By Tu Lei
Approximately 100 million yuan ($14.65 million) will be made available to small- and medium-sized enterprises (SMEs) applying for patents abroad, according to an announcement issued by the Ministry of Finance (MOF).
The new policy, the first of its kind, will award SMEs and other organizations that meet the government's standards as much as 500,000 yuan ($73,238) for each patent application abroad.
The patents must first be approved by the State Intellectual Property Office (SIPO), and State-owned enterprises are not eligible for the subsidy.
The move is part of a multi-year plan to help promote SMEs' growth that has involved increasing loans and opening up a new Growth Enterprise Board to expand financing channels.
SMEs, 95 percent of which are privately-owned, have played an increasingly important role in China's economy over the last several years. SMEs contribute to 60 percent of China's GDP, 50 percent of tax revenues, 68 percent of exports and 75 percent of new jobs every year, according to official statistics.
Details will be forthcoming on whether joint ventures or solely foreign-funded enterprises will be eligible, said Lei Xiaoyun, an official from SIPO.
SMEs accounted for 66 percent of patent applications in China in 2008, but overseas is a different story.
Ma Hongya, an official from the Beijing Intellectual Property Bureau, told the Global Times that the Chinese firms applying for patents abroad are mainly large companies, and SMEs cannot afford to carry out the procedures and research an application requires.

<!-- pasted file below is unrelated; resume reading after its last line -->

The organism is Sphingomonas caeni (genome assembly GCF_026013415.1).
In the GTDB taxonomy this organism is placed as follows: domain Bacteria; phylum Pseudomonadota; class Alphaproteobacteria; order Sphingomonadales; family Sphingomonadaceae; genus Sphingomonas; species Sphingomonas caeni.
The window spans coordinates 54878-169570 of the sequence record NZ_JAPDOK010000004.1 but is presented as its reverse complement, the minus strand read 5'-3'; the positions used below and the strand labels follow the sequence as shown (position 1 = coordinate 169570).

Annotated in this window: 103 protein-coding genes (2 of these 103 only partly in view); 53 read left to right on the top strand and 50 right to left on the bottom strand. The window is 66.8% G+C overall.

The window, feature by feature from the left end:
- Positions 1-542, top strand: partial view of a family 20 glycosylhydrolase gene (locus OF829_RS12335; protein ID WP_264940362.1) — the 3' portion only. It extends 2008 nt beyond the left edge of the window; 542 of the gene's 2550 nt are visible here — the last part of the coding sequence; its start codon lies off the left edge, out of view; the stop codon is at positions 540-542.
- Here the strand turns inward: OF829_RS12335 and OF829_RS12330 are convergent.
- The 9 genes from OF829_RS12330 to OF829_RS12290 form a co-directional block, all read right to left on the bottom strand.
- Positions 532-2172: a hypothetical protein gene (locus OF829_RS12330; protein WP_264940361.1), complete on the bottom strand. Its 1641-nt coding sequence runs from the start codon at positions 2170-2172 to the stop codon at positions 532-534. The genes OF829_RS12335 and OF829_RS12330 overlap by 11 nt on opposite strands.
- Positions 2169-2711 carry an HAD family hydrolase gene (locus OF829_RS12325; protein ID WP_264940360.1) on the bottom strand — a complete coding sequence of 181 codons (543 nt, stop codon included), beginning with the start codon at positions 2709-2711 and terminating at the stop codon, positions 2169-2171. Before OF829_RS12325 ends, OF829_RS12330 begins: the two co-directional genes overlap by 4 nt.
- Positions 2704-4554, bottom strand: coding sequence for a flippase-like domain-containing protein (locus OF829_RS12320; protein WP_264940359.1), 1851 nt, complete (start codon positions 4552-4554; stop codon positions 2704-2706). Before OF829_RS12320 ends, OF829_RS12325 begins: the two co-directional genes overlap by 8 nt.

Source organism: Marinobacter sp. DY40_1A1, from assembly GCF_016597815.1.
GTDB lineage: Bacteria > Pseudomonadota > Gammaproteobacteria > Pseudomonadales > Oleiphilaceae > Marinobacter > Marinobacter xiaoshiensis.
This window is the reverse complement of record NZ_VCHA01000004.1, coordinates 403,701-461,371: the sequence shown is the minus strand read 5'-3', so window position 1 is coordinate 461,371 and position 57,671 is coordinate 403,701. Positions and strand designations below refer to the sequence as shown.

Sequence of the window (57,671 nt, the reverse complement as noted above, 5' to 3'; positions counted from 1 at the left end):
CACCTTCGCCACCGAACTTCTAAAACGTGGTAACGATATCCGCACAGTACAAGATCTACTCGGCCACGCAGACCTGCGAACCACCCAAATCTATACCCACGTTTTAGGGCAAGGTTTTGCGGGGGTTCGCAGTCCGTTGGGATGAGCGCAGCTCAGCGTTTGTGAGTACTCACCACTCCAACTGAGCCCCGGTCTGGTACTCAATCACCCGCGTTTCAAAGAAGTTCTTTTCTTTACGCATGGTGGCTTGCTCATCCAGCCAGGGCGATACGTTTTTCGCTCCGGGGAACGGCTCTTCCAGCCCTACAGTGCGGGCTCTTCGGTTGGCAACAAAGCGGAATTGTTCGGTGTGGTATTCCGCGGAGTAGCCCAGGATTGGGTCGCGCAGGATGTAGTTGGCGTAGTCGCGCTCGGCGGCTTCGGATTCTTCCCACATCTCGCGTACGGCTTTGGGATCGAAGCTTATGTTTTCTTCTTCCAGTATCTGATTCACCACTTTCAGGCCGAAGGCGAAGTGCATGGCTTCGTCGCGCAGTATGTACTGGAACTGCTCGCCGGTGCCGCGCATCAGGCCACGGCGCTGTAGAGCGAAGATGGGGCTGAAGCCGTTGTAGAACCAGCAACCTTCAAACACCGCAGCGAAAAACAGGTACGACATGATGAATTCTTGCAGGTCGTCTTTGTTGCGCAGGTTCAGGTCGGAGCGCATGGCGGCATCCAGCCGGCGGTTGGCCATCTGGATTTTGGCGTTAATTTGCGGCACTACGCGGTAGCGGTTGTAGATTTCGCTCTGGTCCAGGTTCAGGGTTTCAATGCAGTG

"The main problem SMEs face when applying for patents overseas is money shortages," SIPO's Lei told the Global Times yesterday, adding the move should encourage more applications and protect domestic intellectual property rights.
In the beginning, the subsidies will go to companies that can have an impact on their market. Later, key industries that have high development potential will be supported, Lei said.
Zhuo Xiaoyuan, the head of a small business that has already submitted four patent applications to SIPO, said that applications cost around 100,000 yuan ($14,647) on average in 16 countries and regions per year.
"[The rule] is good news for our company because the amount will help us cover a lot of the costs of the application," she added.
But it is not the high time for Zhuo to relax.
"I'm worried the policy will be altered before my company can take advantage of it," she said.
Shares up 1.44% led by commodity producers
Equities rose 1.44 percent yesterday led by coal producers, steel makers, and real estate and oil companies.
The benchmark Shanghai Composite Index rose 41.71 points, or 1.44 percent, to end at 2,936.19.
The Shenzhen Component Index increased 131.01 points, or 1.12 percent to close at 11,874.90.
Combined turnover fell to 138.52 billion yuan ($20.37 billion) from 155.64 billion yuan on the previous trading day.
Zhengzhou Coal Industry & Electric Power rose by the daily limit of 10 percent. China Shenhua Energy finished up 2.7 percent in Shanghai, while Guangdong Baolihua New Energy Stock jumped 7.2 percent in Shenzhen.
Baosteel moved up 2.26 percent in Shanghai. PetroChina gained 1.08 percent to 13.12 yuan. Sinolink Securities' analyst Cao Lei told the Global Times that commodities stocks were pulled up by an increase in international oil prices, ending up 2 percent to $73.27.
Finance stocks continued to rise, bolstered by Central Huijin's raising stakes in the three largest listed banks.
Chen Xiaomin contributed to the story
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